Daily Blog – John E. Johnson, Jr. – June 11, 2008: WE NEED TO UNDERSTAND FILM BASICS WHEN COMPARING MOVIES.
If you read our Movie Renter’s Guide commenting section, you are aware of a discussion about the movie Patton, which was recently released on Blu-ray. There is a lot of discussion about how the high def version looks too “clean”, implying that it was “scrubbed” more than for other movies.
Patton was shot on 70mm film back in the days when 70mm was a buzzword instead of surround sound and computer graphics. Most movies are shot within a very small film space that fits on 35mm film when the film is run vertically. Because the film space is so small, film grain is really quite visible now that we can watch them in 1920×1080 resolution. 70mm films were also called “Roadshow Films”. They usually had seven channels recorded on a magnetic strip alongside the film frames.
There are some other classics that were shot in 70mm too, such as Lawrence of Arabia and Ben-Hur. Although Ben-Hur was filmed with a slightly anamorphic lens, both Lawrence of Arabia and Patton were not, so the image is razor sharp. Also, since the 70mm film space has four times the area of the standard 35mm film space, film grain is barely evident, and in my opinion, probably not even resolvable at 1920×1080, depending on the type of film used.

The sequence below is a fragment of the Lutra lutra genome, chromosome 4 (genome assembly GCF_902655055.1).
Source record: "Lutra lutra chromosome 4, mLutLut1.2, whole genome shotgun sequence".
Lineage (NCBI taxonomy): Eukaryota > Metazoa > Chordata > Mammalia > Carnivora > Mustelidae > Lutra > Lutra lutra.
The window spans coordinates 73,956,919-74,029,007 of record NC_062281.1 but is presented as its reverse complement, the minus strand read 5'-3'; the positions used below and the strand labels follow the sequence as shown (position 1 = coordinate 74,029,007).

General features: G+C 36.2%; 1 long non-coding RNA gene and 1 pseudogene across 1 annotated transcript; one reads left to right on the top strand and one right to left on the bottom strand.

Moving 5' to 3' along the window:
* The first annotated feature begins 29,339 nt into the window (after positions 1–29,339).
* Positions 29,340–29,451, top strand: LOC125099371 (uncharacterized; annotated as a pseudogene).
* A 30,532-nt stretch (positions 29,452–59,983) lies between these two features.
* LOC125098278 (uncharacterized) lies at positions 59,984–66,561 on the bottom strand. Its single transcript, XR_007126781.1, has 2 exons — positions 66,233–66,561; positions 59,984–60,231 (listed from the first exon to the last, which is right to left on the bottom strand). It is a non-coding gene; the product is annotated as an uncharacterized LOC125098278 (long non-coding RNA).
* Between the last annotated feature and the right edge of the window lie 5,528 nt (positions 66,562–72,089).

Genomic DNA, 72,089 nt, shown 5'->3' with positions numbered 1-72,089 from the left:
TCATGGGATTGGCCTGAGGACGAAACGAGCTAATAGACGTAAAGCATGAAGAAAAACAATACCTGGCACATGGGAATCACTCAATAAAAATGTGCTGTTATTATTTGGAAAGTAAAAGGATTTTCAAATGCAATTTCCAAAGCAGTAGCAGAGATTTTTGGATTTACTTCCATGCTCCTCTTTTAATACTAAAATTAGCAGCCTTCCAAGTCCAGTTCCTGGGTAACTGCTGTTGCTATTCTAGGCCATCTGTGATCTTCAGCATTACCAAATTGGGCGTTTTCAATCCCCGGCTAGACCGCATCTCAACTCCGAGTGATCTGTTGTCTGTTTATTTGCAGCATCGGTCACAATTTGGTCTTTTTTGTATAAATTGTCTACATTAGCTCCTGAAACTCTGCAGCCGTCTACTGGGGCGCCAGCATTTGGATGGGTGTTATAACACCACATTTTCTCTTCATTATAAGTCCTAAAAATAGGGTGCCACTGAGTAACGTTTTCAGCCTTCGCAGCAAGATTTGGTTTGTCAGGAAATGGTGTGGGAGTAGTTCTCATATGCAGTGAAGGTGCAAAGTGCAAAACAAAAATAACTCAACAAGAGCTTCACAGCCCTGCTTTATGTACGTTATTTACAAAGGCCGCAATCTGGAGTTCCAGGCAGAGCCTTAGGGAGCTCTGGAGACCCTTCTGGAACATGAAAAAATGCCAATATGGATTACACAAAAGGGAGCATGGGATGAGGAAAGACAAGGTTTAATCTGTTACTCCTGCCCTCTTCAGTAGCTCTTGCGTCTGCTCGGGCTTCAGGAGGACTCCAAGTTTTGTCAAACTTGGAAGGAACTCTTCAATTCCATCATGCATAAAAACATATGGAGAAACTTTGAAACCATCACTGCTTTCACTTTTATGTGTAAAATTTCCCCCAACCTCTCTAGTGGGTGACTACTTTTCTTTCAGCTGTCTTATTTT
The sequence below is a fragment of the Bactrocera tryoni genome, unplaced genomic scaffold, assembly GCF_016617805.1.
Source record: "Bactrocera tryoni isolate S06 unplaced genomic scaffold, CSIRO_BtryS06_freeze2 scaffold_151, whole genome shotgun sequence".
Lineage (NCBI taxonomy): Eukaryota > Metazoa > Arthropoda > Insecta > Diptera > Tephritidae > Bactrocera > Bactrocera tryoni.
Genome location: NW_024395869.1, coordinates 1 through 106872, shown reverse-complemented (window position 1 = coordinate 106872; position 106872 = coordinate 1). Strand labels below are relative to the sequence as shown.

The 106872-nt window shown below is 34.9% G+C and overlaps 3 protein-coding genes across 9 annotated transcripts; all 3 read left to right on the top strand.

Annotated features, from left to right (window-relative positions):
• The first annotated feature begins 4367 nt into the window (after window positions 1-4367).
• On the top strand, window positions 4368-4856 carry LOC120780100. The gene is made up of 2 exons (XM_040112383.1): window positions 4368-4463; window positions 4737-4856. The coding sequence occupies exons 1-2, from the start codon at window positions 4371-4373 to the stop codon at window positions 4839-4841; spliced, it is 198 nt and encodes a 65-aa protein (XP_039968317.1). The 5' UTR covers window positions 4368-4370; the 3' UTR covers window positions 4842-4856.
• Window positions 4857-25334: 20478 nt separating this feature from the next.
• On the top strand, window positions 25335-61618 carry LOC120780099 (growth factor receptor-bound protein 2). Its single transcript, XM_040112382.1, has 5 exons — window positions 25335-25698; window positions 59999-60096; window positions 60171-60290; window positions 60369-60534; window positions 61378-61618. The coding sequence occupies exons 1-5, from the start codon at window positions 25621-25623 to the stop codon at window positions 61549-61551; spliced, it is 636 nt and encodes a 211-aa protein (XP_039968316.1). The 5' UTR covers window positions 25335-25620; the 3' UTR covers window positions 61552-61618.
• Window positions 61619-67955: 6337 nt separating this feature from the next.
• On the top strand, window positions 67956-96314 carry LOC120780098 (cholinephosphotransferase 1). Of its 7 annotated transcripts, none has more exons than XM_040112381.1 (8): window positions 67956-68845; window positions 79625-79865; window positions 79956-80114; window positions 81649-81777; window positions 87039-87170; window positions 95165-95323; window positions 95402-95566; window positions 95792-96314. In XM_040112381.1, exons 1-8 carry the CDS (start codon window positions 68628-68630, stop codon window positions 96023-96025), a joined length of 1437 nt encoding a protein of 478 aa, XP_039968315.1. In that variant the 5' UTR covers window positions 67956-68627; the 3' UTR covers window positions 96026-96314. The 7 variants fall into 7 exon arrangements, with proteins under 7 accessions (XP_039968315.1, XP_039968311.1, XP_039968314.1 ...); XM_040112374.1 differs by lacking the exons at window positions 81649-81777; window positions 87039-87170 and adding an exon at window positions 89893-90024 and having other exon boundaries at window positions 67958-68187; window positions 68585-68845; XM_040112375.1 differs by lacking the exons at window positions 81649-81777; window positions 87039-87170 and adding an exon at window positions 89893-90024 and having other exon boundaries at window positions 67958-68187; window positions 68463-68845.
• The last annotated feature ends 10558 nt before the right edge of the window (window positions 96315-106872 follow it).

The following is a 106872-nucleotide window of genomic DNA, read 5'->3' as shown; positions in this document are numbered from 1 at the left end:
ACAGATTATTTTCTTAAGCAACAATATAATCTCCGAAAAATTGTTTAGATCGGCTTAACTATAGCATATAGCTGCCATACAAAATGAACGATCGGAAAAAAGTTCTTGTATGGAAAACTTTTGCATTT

Lastly, back in the old days, there were not many shadows in the movies (except for the film noir movies in the 1940’s). So, the image just leapt off the screen. Such was the case for Patton. Even when George C. Scott was standing out in the full sun, one can see the slight shadows on his face coming from another direction, indicative of the strong overhead lighting.
So, Patton, in my opinion, is not “scrubbed”. It is not “super clean” due to image processing. It is simply a superb film source from which to create an incredible high def movie disc. When 4k high def arrives, this movie will look even better, while regular 35mm movies (not including CGI-based movies that can be generated at any chosen resolution) will probably not look much different than they do now because I think the limits of picture sharpness extracted from the standard 35mm movie film space have just about maxed out at 1920×1080, and I am speaking of movies shot on film and then digitally extracted from that film for mastering to a Blu-ray disc.
Bottom line is that the film size of the master is very, very important to the final image quality. That is why Ansel Adams shot his pictures with a 4×5 film camera.